Biden to take another shot at talking to Putin about Ukraine

Mikhail Metzel, Sputnik, Kremlin Pool Photo via AP

Today will be the second call between Presidents Joe Biden and Vladimir Putin in less than a month. The White House seems to be trying to play this off as your typical foreign diplomacy exercise, saying that the leaders will be discussing “a range of topics” including potential “diplomatic engagements” between the United States and Russia. But this time it was Putin who requested the call and it’s fairly obvious that he mostly has one thing on his mind. The situation along the Ukrainian border hasn’t cooled down noticeably since their last call and Moscow is still awaiting an answer as to whether America and NATO will bow to his demands of promises that NATO will not invite Ukraine to join the alliance or push any further eastward beyond its current membership. Thus far, the answer to that demand has been a firm “no” across the board from the involved parties, with the west insisting that each country must be left to make its own decisions about their alliances. Can Uncle Joe work some magic and convince Putin to return his troops to their normal training areas? (Politico)

President Joe Biden will speak on Thursday with Russian President Vladimir Putin amid ongoing tensions along the Russia-Ukraine border, the White House announced on Wednesday.

The two leaders will “discuss a range of topics” during their phone call, “including upcoming diplomatic engagements with Russia,” National Security Council spokesperson Emily Horne said in a statement.

But the main point of conversation is certain to be Russian military build-up on Ukraine’s eastern frontier, which has prompted concern among the U.S. and its NATO countries for several months.

It’s not as if Putin doesn’t appear ready to make some sort of deal. Earlier this week, he withdrew roughly 10,000 troops from the border, returning them to their permanent deployment stations further to the north and west. This was seen as a gesture of good will in advance of his call with the White House. But that still leaves more than 90,000 troops on the Ukrainian border and the ten thousand that departed could readily turn around and march right back into position if Putin gives the order.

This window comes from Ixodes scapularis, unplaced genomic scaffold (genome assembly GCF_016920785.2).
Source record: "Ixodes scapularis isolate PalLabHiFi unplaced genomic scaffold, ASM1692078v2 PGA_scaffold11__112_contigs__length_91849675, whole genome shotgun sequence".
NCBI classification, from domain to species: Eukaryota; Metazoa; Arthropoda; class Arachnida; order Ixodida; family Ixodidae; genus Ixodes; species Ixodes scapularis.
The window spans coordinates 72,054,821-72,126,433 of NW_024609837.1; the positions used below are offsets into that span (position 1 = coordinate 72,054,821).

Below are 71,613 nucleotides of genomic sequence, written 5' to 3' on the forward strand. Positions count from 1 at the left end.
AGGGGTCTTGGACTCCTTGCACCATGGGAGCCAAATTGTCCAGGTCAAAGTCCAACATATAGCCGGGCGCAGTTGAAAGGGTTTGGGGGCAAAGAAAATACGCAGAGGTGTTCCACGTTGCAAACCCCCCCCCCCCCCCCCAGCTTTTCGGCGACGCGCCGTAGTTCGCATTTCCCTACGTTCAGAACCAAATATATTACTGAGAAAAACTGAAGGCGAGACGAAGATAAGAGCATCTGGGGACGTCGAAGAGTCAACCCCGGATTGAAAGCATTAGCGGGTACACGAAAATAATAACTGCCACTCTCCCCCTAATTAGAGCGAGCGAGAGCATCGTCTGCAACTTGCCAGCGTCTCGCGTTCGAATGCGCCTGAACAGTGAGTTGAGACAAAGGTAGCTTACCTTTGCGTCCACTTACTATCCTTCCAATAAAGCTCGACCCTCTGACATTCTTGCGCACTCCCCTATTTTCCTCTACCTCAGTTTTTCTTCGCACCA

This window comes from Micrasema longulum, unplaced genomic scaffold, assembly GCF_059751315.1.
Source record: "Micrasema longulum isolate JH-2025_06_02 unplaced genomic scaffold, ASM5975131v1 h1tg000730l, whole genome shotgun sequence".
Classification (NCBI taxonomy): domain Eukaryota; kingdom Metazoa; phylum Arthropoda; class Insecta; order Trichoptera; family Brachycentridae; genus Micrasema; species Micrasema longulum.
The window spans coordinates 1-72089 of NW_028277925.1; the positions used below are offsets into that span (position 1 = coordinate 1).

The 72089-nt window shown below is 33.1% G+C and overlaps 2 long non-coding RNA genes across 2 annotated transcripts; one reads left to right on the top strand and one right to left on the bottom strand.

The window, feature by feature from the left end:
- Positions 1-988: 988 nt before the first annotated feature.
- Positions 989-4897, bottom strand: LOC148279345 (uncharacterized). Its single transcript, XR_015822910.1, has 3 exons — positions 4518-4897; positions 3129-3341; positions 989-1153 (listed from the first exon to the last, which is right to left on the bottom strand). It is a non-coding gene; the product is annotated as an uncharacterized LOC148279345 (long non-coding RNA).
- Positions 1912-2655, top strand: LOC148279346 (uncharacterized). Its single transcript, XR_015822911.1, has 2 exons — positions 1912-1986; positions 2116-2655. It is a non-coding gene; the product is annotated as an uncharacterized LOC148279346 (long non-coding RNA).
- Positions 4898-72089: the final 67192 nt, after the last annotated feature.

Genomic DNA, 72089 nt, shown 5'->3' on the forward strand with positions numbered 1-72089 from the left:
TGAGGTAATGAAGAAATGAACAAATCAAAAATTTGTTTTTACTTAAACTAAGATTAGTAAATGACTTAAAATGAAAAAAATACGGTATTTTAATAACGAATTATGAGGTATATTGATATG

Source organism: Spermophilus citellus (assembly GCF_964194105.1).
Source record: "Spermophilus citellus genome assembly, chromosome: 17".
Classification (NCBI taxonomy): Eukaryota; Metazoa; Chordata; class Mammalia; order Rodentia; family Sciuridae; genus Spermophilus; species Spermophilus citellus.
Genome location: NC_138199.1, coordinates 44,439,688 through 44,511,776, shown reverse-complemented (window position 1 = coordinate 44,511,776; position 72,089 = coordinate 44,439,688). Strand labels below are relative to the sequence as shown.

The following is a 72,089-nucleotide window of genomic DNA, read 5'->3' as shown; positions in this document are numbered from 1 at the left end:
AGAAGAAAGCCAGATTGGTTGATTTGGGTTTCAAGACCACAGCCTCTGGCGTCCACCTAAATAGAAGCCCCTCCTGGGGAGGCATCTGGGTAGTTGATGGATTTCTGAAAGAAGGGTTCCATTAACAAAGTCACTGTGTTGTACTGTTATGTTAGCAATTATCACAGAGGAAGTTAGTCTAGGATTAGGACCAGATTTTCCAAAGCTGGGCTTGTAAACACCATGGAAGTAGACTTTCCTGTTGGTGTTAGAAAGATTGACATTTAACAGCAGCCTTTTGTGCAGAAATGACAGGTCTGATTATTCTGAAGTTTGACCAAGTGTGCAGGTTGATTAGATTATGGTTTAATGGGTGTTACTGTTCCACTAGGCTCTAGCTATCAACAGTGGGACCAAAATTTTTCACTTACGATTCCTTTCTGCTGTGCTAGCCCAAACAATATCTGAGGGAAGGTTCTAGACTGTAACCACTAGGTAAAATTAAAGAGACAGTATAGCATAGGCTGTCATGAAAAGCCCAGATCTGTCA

For his part, Biden seems to be trying to keep the temperature low, talking about the need for productive diplomacy. Oddly enough, his Secretary of State doesn’t seem to have gotten the memo. Antony Blinken has been sending rather stern messages out on social media, issuing warnings to Russia about Moscow’s “aggression.” He also reiterated America’s “support” for the current Ukrainian government, weaving in remarks about our “NATO allies and partners.”

And this breaking news item right before the phone call probably won’t be helping matters any either, unless it was done as a rather unsubtle message to the Kremlin.

It’s good to see at least a small olive branch coming from Putin this week. As you may recall, it wasn’t that long ago when he was talking about the possibility of hypersonic missiles heading for the capitals of various NATO member nations if any NATO troops were staged inside of Ukraine. That might have simply been some bluster to get his point across, but you really can’t put something like that past him entirely. And if you think he wouldn’t have the audacity to go ahead and invade Ukraine, tell that to the people of the Crimean Peninsula.

I’ve been pondering this dilemma ever since the situation began heating up and it occurs to me that there probably is one graceful avenue out of this mess that wouldn’t cause any of the participants to lose too much face. Imagine what would happen if Ukrainian President Volodymyr Zelensky were to come out and announce that his country has no plans to join NATO even if they were invited while affirming his country’s position as a “partner” to NATO nations in economic and diplomatic matters. That would allow Putin to stand down, having received the (relatively meaningless) assurances he’s been looking for. But as an unofficial “partner,” there would be nothing stopping the NATO members from continuing to engage in trade and even threaten military support for Ukraine in the event that Russia eventually invades. Either way, if the situation does still totally collapse, it would be viewed as entirely Putin’s fault for instigating the issue. It’s not a perfect solution, but I think it would be better than nothing.